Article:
For the first time in nearly 80 years, Mexico is holding an oil auction in which energy firms from all over the world will compete. Is this bid for oil going to hold lackluster results or is it the key for Mexico's energy reform? Petróleos Mexicanos, mononymously known as Pemex, virtually controls the entire nation’s oil industry. Nationalized in 1938, Pemex was designed to push out external parties like the U.K. and the U.S. following major labor disputes and their ostensible domination of the energy markets. Therefore, the auctions being held are a step, or leap, in the opposite direction. The bidding marks the first time ever that private oil companies are being allowed to set up in Mexico and that oil contracts are being sold off. For a country whose oil industry has been monopolized for 77 years, the auctioning offers a world of possibilities to both Mexico and its prospective investors. To be exact, the sell-off is estimated to draw in a revitalizing $62.5 billion for the Mexican economy.
Our state trade statistics pages have undergone a redesign and the new pages are now available on globalEDGE! These pages can be accessed individually for each state via the Global Insights menu. These new pages highlight important trade figures and data for all the states, and help compare trade volumes between states. Specifically, each state trade statistics page includes figures for total trade, top exporters, and top importers, as well as the most commonly imported and exported goods. The page also includes figures about the impact of trade on the various states’ economies. Be sure to check out these new pages to expand your global business knowledge!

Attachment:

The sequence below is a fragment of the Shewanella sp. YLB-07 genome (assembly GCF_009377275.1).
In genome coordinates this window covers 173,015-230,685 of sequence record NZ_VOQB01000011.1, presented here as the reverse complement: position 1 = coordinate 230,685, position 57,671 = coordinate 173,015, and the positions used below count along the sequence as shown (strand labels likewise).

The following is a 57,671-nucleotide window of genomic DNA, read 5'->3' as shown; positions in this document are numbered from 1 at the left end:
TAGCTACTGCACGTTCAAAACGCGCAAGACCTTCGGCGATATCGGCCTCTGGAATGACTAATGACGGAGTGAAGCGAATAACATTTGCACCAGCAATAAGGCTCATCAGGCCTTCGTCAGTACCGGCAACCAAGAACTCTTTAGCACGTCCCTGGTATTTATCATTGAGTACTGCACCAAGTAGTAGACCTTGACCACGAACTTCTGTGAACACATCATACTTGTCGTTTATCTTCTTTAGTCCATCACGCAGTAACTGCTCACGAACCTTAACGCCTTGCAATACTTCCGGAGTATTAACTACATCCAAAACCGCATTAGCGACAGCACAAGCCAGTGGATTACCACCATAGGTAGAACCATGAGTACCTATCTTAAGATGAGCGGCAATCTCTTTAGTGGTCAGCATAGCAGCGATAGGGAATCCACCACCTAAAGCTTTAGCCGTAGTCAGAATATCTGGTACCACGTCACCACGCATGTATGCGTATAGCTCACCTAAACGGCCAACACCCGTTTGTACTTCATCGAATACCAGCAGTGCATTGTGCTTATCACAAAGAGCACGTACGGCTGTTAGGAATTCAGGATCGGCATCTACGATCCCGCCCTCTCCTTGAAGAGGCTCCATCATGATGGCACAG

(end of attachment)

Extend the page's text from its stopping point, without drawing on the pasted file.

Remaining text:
The U.S. and the EU agreed on Thursday to lift nuclear-related sanctions against Iran in exchange for Iran’s compliance with international inspections and restrictions on its ability to enrich weapons-grade material. The removal of these sanctions could assist in reviving Iran’s economy, which has stagnated in post-sanction years.
The arctic ice shelves pose a difficult question to the world’s largest oil companies. According to the U.S. Geological Survey, they may contain the largest remaining untapped oil reserves on the planet, but accessing this oil requires large amounts of time and money. Factor in the recent oil crash and the increasingly uncertain outlook for the industry, and pursuing arctic oil becomes a gamble akin to a billion dollar toss up.
Many financial institutions are turning to social media as a way to attract and engage their customers. The Managing Director for TD Ameritrade, Nicole Sherrod, even works on the weekends to send tweets and interact with the firm's clients. She believes that as a result of her presence on social media, she now has "an even closer relationship with clients" and has been able to get to know them better. By posting on the weekends, she is able to show her activities after work hours and build a more personal relationship with the consumers. Twitter in particular is a useful tool to help financial service workers to navigate company guidance and industry regulations to share industry news, respond to questions from clients, and address other problems or concerns.